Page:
The immunostaining pattern we observed for TGFβ2, the most abundantly expressed TGFβ ligand, and its receptors suggests a paracrine signaling mechanism is responsible for the inhibition of proliferation; TGFβ2 expression was found in the amacrine and ganglion cells at P4, and later in the β3-tubulin-positive, inner-retinal neurons. The presence of the paracrine signaling pathway could ensure that progenitors provide the necessary numbers of late-born cell types needed to make connections with the already existing early-born cells. As noted in the Introduction, mitogenic Shh is produced in the retinal ganglion cells during development(Jensen and Wallace, 1997; Levine et al, 1997; Dakubo et al., 2003; Wang et al., 2002). In light of our results, retinal neurons appear to provide both mitogenic and cytostatic factors. The co-expression of mitogenic and anti-mitogenic signals within the same tissue has also been observed in the cerebellum; postmitotic neurons produce the mitogen, Shh and the mitotic inhibitory signal, TGFβ(Constam et al., 1994; Dahmane and Ruiz-i-Altaba,1999; Wallace,1999; Wechsler-Reya and Scott,1999). In addition, in the olfactory epithelium, where GDF11 has been shown to inhibit neurogenesis, mitogenic Fgf8 and Follistatin, an inhibitor of GDF11, are expressed (Calof et al., 1998; Shou et al.,2000; Wu et al.,2003). A common source of mitogen and growth-inhibitory signals might finely tune the numbers and ratios of cells as they are born or as neurons die, resulting in properly functioning circuits.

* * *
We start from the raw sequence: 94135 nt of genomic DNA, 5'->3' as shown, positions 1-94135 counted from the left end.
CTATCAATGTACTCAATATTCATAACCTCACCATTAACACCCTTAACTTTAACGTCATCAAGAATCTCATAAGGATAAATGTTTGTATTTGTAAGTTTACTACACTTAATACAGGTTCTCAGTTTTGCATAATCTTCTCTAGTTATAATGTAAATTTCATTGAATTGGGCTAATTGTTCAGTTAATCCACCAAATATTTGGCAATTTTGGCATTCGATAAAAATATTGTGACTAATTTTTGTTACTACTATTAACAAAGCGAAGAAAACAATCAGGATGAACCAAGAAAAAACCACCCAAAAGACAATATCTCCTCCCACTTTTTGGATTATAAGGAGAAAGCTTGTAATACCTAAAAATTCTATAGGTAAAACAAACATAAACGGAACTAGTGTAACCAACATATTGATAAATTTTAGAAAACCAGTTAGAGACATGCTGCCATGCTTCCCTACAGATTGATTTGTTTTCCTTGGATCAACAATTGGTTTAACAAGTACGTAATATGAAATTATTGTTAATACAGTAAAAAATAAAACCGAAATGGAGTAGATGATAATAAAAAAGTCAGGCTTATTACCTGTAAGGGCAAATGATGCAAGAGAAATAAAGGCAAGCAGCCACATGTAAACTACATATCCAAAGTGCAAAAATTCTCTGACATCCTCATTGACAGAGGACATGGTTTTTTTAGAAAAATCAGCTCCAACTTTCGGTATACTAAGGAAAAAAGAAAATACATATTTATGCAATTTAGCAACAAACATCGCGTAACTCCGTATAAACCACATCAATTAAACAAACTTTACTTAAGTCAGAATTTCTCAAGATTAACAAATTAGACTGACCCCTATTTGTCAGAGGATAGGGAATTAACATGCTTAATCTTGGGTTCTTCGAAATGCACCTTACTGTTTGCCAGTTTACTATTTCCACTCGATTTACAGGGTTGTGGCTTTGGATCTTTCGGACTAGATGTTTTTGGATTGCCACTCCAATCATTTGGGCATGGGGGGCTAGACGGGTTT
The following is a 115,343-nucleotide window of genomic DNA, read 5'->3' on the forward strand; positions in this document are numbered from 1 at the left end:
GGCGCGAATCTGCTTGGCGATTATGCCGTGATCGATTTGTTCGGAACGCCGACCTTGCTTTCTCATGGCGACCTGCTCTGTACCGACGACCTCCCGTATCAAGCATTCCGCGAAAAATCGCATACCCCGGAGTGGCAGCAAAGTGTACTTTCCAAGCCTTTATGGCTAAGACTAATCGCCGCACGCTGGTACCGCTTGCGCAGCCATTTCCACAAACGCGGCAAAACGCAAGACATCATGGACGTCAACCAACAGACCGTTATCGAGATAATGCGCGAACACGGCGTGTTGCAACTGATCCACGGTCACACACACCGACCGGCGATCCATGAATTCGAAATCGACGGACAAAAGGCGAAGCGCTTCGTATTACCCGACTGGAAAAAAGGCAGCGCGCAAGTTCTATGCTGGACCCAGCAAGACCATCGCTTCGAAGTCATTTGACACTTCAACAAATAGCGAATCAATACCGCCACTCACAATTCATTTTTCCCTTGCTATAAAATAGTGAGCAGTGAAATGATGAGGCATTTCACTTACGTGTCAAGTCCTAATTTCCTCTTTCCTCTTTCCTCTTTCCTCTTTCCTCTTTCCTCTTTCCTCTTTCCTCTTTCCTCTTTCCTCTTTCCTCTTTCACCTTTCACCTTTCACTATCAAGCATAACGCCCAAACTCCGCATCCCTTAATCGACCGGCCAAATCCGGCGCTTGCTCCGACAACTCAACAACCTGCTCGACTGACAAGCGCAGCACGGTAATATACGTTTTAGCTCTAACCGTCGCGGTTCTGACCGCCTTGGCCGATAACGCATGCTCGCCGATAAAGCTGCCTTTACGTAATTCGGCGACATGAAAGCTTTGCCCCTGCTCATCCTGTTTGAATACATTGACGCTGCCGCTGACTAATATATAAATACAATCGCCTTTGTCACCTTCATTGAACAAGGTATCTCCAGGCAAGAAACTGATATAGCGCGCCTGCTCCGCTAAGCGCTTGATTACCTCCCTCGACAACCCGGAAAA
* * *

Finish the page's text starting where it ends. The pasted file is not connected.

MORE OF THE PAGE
Our data also suggest a role for a neuronal source of TGFβ in maintaining Müller glial quiescence in the postnatal retina. Normally,mammalian Müller glia do not proliferate after retinal development is complete. Even in disease states, such as diabetic retinopathy, few Müller glia enter mitosis (Fariss et al., 2000; Nork et al.,1986; Nork et al.,1987; Robison et al.,1990; Sueishi et al.,1996). Furthermore, attempts to stimulate rodent Müller glial proliferation with neurotoxins or growth factors does not increase their mitotic activity (J.L.C. and B.G., unpublished)(Dyer and Cepko, 2000) to the level of proliferation seen in the Müller glia of the chicken(Fischer et al., 2002; Fischer and Reh, 2001).